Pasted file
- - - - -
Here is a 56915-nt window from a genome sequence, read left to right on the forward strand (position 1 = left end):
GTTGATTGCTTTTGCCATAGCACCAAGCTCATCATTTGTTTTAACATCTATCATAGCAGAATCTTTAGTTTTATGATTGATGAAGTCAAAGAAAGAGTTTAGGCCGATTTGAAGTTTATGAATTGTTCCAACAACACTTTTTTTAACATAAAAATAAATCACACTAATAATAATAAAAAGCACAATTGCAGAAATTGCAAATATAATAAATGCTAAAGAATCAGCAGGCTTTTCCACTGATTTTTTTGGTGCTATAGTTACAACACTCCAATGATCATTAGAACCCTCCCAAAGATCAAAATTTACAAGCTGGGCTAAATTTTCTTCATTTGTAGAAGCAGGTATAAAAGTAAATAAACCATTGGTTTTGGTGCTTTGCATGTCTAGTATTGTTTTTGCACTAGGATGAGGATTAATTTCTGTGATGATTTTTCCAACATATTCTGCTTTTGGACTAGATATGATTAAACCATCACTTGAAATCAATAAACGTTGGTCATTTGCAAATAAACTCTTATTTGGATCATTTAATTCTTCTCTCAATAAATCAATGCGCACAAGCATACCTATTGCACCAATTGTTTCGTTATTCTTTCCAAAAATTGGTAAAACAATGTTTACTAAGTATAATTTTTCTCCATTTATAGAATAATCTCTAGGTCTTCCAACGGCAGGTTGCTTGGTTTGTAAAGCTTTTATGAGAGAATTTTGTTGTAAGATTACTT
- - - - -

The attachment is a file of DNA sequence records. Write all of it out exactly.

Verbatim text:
Here is a 56915-nt window from a genome sequence, read left to right on the forward strand (position 1 = left end):
GTTGATTGCTTTTGCCATAGCACCAAGCTCATCATTTGTTTTAACATCTATCATAGCAGAATCTTTAGTTTTATGATTGATGAAGTCAAAGAAAGAGTTTAGGCCGATTTGAAGTTTATGAATTGTTCCAACAACACTTTTTTTAACATAAAAATAAATCACACTAATAATAATAAAAAGCACAATTGCAGAAATTGCAAATATAATAAATGCTAAAGAATCAGCAGGCTTTTCCACTGATTTTTTTGGTGCTATAGTTACAACACTCCAATGATCATTAGAACCCTCCCAAAGATCAAAATTTACAAGCTGGGCTAAATTTTCTTCATTTGTAGAAGCAGGTATAAAAGTAAATAAACCATTGGTTTTGGTGCTTTGCATGTCTAGTATTGTTTTTGCACTAGGATGAGGATTAATTTCTGTGATGATTTTTCCAACATATTCTGCTTTTGGACTAGATATGATTAAACCATCACTTGAAATCAATAAACGTTGGTCATTTGCAAATAAACTCTTATTTGGATCATTTAATTCTTCTCTCAATAAATCAATGCGCACAAGCATACCTATTGCACCAATTGTTTCGTTATTCTTTCCAAAAATTGGTAAAACAATGTTTACTAAGTATAATTTTTCTCCATTTATAGAATAATCTCTAGGTCTTCCAACGGCAGGTTGCTTGGTTTGTAAAGCTTTTATGAGAGAATTTTGTTGTAAGATTACTT